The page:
Is there anything Sutton Foster can’t do? Having played the plucky small-town girl Millie who comes to NYC to make good, Cole Porter’s sophisticated night club singer Reno Sweeney, and the dominatrix in the Off Broadway play Trust, she now makes Charity Hope Valentine her own. Wearing her heart on her sleeve, she convinces us that she is really as naïve and trusting as Charity’s actions would suggest. Foster sings, dances, acts, and holds the stage all by herself in the solo number “If My Friends Could See Me Now,” with top hat and cane. Her innocence is heart breaking, but her spirit goes on forever.

Sutton Foster, Shuler Hensley and cast in the subway scene from The New Group’s revival of “Sweet Charity” (Photo credit: Monique Carboni)

Sutton Foster, Shuler Hensley and cast in the subway scene from The New Group’s revival of “Sweet Charity” (Photo credit: Monique Carboni)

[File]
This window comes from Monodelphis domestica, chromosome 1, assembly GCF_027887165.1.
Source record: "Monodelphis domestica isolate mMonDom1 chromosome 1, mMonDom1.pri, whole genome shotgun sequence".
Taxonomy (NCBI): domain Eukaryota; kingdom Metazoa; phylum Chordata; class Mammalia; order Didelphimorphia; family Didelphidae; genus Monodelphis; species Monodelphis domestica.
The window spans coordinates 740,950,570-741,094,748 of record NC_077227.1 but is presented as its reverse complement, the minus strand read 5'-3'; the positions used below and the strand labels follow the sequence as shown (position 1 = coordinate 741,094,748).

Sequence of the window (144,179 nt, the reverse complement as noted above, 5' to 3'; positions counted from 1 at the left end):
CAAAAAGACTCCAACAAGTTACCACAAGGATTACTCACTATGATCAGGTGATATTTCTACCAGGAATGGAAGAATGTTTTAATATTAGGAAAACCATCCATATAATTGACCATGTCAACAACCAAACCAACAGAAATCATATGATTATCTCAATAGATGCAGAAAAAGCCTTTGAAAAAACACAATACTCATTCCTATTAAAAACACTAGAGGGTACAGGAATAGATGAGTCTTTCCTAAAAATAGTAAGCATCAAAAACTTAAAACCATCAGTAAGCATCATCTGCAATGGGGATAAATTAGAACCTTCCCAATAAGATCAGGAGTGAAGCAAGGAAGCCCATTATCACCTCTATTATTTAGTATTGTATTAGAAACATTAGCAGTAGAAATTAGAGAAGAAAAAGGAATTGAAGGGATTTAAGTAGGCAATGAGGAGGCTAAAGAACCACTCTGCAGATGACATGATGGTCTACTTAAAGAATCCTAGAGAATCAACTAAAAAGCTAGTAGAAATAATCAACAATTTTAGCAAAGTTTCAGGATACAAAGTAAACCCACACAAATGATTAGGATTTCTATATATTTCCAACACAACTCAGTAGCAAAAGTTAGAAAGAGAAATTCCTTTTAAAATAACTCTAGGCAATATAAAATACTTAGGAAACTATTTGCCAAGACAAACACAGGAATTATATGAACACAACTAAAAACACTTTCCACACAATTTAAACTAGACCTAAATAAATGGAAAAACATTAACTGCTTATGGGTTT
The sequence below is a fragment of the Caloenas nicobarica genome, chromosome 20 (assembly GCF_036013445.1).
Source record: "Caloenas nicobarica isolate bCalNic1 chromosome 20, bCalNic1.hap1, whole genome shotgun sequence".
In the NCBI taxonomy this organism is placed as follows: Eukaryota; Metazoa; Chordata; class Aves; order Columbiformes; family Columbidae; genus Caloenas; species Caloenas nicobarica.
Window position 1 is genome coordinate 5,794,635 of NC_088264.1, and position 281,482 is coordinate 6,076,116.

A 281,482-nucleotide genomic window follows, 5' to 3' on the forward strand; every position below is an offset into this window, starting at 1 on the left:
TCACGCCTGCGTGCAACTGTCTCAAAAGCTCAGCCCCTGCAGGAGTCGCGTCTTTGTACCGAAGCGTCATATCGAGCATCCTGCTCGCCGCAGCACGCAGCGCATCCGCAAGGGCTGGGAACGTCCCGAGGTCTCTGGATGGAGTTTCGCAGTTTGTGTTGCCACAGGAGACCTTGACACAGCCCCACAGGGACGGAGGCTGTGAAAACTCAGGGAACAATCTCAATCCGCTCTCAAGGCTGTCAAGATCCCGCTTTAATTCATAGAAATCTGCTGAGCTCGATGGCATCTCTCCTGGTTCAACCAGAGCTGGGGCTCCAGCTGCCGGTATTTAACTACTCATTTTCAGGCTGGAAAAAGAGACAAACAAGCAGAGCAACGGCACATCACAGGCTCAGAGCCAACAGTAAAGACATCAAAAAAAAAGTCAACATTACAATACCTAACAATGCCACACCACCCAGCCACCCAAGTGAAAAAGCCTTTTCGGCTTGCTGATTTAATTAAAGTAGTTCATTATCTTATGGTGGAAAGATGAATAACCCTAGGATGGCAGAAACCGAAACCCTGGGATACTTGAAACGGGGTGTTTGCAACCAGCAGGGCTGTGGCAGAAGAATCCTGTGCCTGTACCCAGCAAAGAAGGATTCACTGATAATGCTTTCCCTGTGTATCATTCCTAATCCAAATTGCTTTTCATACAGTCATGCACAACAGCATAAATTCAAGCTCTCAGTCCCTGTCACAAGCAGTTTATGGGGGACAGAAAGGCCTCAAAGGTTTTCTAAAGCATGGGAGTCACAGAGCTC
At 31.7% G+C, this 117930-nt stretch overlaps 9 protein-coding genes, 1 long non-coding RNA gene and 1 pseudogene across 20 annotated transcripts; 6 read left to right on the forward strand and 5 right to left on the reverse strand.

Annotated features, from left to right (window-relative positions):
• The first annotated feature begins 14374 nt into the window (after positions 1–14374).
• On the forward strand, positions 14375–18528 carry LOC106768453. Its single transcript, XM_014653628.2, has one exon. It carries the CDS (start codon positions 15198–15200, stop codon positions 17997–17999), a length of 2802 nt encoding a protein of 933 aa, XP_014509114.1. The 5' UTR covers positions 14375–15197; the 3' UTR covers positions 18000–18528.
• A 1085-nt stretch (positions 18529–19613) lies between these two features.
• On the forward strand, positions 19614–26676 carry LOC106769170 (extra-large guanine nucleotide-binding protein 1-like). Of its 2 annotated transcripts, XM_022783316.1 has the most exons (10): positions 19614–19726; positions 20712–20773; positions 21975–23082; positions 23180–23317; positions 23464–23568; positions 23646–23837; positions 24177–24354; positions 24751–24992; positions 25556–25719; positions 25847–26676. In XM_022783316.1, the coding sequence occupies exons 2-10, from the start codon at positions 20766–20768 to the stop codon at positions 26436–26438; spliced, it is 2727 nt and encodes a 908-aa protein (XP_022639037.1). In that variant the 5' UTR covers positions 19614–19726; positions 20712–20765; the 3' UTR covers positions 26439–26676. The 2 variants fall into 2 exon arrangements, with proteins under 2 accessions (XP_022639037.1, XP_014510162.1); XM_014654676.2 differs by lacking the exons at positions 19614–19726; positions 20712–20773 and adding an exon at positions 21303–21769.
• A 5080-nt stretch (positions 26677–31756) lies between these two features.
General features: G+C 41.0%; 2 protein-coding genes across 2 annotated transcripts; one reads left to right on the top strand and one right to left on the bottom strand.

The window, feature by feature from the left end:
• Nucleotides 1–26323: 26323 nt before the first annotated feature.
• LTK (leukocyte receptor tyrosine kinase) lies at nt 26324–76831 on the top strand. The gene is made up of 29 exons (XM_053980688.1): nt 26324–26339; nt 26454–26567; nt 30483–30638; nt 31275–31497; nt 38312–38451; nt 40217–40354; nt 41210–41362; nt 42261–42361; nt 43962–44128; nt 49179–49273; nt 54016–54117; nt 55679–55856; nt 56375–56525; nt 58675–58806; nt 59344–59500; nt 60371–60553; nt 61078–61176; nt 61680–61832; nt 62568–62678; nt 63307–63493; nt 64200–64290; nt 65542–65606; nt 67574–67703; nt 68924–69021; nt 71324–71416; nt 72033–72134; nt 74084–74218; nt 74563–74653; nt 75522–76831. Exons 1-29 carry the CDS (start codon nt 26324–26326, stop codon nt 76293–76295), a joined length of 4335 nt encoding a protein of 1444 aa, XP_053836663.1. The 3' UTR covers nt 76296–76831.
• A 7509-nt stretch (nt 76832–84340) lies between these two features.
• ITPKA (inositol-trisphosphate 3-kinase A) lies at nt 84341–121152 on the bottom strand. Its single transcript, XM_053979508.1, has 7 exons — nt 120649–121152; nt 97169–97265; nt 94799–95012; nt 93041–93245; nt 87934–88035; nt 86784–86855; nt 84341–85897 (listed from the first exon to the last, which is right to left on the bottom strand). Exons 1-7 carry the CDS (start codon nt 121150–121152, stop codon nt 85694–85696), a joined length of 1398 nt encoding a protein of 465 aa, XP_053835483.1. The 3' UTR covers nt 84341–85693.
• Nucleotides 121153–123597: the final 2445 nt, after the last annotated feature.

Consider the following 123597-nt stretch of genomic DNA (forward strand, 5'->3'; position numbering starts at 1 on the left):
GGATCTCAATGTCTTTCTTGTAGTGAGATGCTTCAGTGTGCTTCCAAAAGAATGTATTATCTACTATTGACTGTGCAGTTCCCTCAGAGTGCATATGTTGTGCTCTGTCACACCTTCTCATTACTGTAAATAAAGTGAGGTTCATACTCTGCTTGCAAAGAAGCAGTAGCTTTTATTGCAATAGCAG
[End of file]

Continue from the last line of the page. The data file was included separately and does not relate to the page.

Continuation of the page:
The multiracial casting makes the show seem more about New York than previous versions. For the first time on stage, the Italian film star Vittorio Vidal is played by an actor with Latin heritage and the wry Joel Perez makes him quite sexy and believable. In the interesting double and triple casting, the versatile Perez also plays Charity’s hard-hearted boss Herman, and the irrepressible Daddy Brubeck of The Rhythm of Life Church. While Tony Award winner Shuler Hensley’s Oscar is decidedly introverted and bashful, his style seems at odds with that of the show.

Charity’s best friends at the Fan Dango, Helene and Nickie, played by the excellent Emily Padgett and Asmeret Ghebremichael respectively, offer all of the sarcastic pessimism to which Charity is immune. They are memorable together in the duet, “Baby Dream Your Dream.” Classy Nikka Graff Lanzarone is a tough cookie as Vittorio’s tempestuous girlfriend Ursula, as well as Carmen, the new young thing at the dance hall, among others. The abbreviated male dance chorus in the form of Darius Barnes, James Brown III and Donald Jones, Jr. give able support, and also appear in a myriad of roles.